Pompeii is huge! Much bigger than I expected. It was clearly a pretty big Roman town and you really get the feeling of walking through a city because you are walking on Roman roads through blocks and blocks of ruined buildings. A lot of interesting buildings, too many to see in the time we allotted but the guidebook they gave us at the ruins helped pick out the high points. Actually, they didn't give us the guidebook, it was sitting out and I found it after poking around the ticket office area in both Herculaneum and Pompeii. Less enterprising tourists were wandering around without guidebook or map. The guidebook suggests two different two hour tours depdening on which entrance you come in. I misread the guidebook and thought this was one two hour tour. By the time I was halfway to the Amphitheatre, I realized this could not be a two hour tour because it took me 30 minutes just to walk to the amphitheater from another site. Michele wisely decided to rest while I ran off to see Roman amphitheatre number 4 or 5 for this trip (there would be one more in Sicily, but it was a greek amphitheatre).
We returned to our Sorrento to have dinner, so it wasn't quite archeological site 1 for lunch, archeological site 2 for dinner).

We had a good Italian meal at the adjoining restaurant to the hotel, but the service was horribly slow. I often would order an antipasto to share, a primi plata to share, and two plata secondi's. This seemed to either annoy waiters who would serve us slowly or signaled to waiters we wanted very leisurly service. In this case, the service was beyond slow to really being offensive. Even after asking for the check, he took a very long time to bring it. Michele actually made a paramid out of the glasswear we were so annoyed waiting. Another American couple who was enjoying very slow service across the room enjoyed our antics. We got our check before they did, perhaps because we were more obnoxious.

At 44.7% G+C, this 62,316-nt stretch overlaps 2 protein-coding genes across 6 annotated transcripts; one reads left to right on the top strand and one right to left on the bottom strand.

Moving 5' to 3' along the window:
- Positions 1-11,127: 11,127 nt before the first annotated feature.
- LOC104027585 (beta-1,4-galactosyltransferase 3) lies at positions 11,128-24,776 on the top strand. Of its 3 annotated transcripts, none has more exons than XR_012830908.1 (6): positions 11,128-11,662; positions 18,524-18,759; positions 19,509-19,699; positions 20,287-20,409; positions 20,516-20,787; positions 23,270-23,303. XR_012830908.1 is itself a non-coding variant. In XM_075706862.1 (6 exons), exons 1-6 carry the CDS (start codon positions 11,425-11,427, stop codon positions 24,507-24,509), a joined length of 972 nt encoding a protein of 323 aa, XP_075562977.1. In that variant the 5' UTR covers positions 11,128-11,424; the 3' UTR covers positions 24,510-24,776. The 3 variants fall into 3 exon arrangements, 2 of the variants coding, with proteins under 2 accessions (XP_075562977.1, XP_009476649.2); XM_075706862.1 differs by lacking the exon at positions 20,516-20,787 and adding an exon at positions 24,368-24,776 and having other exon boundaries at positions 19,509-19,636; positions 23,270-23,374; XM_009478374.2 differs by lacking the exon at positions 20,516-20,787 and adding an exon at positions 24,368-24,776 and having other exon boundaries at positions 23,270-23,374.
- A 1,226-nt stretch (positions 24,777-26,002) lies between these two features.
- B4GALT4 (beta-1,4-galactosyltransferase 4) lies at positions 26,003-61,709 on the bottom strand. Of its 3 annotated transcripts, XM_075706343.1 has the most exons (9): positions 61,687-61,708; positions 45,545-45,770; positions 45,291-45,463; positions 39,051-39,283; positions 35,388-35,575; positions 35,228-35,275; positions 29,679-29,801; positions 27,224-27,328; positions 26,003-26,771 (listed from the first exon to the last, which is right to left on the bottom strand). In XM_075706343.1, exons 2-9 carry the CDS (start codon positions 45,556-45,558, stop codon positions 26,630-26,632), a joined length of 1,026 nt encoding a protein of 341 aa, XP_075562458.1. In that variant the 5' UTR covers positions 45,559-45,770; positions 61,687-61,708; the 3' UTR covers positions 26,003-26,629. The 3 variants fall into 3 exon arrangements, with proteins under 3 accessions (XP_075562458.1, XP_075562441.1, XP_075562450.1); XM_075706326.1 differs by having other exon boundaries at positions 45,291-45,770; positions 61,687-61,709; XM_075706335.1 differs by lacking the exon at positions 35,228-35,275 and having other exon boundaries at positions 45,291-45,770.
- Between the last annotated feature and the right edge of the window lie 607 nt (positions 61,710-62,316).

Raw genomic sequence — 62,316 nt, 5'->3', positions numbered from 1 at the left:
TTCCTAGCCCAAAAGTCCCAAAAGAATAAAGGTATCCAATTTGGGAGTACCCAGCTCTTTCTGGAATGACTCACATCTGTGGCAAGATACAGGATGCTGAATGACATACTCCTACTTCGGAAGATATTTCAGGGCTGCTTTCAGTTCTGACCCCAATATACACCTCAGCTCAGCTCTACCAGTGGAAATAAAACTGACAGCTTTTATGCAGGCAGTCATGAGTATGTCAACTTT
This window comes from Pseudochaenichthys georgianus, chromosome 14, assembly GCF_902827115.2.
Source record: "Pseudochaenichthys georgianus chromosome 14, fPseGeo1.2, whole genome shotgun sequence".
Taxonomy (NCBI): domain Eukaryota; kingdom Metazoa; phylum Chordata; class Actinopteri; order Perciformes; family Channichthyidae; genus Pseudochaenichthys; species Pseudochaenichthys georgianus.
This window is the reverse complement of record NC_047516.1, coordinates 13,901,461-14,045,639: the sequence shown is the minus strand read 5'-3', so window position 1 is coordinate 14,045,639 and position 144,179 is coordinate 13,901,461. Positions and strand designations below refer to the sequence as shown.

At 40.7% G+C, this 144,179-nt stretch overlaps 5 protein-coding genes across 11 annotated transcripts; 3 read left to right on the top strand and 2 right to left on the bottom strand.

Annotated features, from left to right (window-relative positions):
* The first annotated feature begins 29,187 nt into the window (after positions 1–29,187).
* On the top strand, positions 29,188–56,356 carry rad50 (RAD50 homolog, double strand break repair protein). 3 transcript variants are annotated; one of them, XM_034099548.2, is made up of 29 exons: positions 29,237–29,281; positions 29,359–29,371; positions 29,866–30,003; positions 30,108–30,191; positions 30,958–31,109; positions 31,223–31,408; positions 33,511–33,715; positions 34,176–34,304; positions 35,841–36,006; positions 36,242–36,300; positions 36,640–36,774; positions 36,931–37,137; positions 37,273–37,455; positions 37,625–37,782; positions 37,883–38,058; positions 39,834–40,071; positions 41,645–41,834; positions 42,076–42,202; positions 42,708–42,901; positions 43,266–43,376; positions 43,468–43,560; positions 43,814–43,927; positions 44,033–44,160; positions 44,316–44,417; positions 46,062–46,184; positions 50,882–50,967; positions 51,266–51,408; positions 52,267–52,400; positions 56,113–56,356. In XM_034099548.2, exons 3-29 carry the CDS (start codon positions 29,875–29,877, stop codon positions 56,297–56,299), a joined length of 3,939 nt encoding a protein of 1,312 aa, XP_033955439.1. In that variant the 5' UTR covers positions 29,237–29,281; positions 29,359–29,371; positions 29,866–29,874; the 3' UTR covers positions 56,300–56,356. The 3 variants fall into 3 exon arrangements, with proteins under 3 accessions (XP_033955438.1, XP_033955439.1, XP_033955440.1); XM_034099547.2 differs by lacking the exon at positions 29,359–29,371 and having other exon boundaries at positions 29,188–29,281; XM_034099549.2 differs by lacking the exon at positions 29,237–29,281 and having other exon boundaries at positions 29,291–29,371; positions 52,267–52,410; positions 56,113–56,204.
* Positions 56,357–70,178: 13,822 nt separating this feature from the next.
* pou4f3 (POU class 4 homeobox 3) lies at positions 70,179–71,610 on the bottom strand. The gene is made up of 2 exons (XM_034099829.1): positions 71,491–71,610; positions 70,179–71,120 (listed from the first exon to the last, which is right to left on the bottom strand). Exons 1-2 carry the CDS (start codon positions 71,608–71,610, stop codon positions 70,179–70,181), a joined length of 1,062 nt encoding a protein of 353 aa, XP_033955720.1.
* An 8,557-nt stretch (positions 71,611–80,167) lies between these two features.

The next day we were off to Amalfi. The bus ride to Amalfi was spectacular but a bit nerve racking. The highway is about 1.5 lanes, so passing cars going the opposite direction is an exercise in patience and driving skill. Especially for a bus driver. I was glad we weren't driving even our little Smart car, let alone a full sized vehicle. We drove through Positano, but we had to choose between going to Amalfi and Ravello or staying and walking around Positano (we got a late start that day). We chose to see Ravello which had spectactular views. We could get a little sense of Positano on our drive through, but that is a go back to really get much feel for it.

Amalfi coast and Sorrento are high on our go back list and the area that we wished we could have stayed longer. This is a spectacularly beautiful area and we didn't even scratch the surface. We didn't go to Capri, or any of the islands, we only drove through Positano, we spent no time in Naples. So, that is all left for another trip. Maybe the one where we go to Pisa and the Cinque Terra or the one where we go to Venice.

We had planned to go to Salerno to catch a ferry for Sicily. But in talking with the hotel desk clerk he pointed out that a bus to Salerno would take three hours. We would have to leave early to catch a ferry that wouldn't get us to Sicily until late. He suggested taking the Circumvesuviano back to Naples and getting the train to Sicily (via a short ferry ride from Reggio di Calabria. He thought this would be faster than going to Salerno and catching the same train later in the journey. He had all the schedules there which made a huge difference in figuring out what to do. We went back to Naples. We passed through Salerno about three hours after we left Sorrento, so the apparent back tracking didn't cost us anything.

Next installment will be on our stay in Sicily.